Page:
Like many Sleator titles, this novel features the theme of sibling rivalry and the burden of keeping secrets. Also typical is the use of a familiar SF trope (here, it’s time travel) and an aggressive pace to the plot. We get to know the characters (good and bad, or ambiguous) in a very short amount of pages. This title obviously holds a special place in my memories, and remains one of my favorite books: 10/10.
The House of Stairs (1974) features a group of five teenagers trapped in a maze of stairs and rooms, explicitly modeled after M.C. Esher’s “The House of Stairs.” As they attempt to survive, understand their prison and plot an escape, they appear to be behaviorally manipulated by disturbing outside forces. This tense mystery is probably Sleator’s most famous work: 8/10.
Singularity (1985) features twin brothers visiting the property of their recently-deceased relative in the middle of central Illinois cornfields. While exploring a strange shed, they come across a disruption of time and space, which soon provokes their competitive relationship. A very clever take on the “singularity” SF trope: 8/10.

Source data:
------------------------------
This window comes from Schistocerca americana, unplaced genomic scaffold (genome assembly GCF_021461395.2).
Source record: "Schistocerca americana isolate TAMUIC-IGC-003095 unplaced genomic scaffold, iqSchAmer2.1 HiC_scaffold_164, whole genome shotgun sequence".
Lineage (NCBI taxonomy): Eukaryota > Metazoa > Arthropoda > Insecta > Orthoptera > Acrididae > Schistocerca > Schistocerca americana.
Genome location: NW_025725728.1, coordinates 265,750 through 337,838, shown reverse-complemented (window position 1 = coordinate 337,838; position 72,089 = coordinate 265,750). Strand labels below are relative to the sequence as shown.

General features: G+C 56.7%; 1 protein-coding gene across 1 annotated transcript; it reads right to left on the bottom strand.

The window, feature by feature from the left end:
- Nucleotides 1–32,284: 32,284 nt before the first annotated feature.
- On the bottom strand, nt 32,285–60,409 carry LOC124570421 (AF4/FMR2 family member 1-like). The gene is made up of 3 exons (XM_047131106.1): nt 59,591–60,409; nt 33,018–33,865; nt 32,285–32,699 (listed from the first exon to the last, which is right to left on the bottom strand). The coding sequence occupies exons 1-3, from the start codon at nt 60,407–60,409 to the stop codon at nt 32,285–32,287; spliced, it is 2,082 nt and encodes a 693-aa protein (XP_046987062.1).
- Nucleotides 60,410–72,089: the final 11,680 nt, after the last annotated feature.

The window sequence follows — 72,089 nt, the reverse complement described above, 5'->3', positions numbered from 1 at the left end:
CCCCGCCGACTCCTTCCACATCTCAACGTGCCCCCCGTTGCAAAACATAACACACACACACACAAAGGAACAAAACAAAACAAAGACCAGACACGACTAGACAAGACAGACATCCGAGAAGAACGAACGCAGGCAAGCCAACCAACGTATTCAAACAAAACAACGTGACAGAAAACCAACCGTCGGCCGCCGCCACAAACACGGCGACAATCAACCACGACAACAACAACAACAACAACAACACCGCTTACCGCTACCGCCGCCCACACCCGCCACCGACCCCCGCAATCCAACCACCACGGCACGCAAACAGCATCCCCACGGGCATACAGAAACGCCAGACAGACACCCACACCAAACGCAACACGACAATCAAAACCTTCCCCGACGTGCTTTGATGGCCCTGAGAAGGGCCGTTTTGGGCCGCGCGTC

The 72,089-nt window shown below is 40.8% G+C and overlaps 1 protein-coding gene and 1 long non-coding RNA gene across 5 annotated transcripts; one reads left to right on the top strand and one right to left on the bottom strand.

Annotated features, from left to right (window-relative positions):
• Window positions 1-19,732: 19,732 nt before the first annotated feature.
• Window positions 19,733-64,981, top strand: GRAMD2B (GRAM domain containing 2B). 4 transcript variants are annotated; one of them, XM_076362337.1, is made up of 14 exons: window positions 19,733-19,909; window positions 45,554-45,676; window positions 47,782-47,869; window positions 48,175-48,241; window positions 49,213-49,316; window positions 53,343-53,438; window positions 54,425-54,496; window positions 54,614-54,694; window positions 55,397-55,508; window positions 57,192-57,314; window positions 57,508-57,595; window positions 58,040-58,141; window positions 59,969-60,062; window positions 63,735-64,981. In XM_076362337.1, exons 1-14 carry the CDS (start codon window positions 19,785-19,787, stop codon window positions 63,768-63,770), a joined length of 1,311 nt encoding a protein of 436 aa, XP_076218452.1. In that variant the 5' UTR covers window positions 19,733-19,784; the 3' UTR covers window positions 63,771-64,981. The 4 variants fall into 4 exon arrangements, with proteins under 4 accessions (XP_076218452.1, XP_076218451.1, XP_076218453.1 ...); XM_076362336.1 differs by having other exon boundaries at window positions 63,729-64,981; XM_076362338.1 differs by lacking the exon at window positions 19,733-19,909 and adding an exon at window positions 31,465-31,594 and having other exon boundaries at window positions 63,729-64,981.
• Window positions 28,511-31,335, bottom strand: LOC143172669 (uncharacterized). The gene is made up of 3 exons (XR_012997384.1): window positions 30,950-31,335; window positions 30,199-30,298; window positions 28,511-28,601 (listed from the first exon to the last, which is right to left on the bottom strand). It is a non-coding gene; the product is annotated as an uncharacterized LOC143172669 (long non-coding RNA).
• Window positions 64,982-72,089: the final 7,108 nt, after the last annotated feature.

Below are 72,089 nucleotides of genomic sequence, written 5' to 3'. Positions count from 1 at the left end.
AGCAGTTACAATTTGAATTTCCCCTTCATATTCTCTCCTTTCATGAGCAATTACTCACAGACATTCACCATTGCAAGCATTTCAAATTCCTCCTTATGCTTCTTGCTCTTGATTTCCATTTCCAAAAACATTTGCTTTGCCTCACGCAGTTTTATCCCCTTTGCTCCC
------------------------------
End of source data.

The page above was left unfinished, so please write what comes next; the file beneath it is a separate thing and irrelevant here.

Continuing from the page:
Oddballs (1993) is a semi-fictitious collection of stories about Sleator and his siblings during their childhood. Every episode is entertaining and worthwhile, and often very funny. This might be the only autobiographical work that has held my attention in recent years: 8/10.
The Boy Who Couldn’t Die (1993) is Sleator’s version of a zombie story, where the zombies involved are of the voodoo, Caribbean variety. It is an adventure tale, but the characters are interesting and the plot has some surprising twists. His later works are not necessarily well known among the large amount of series these days, but I really enjoyed this one: 8/10.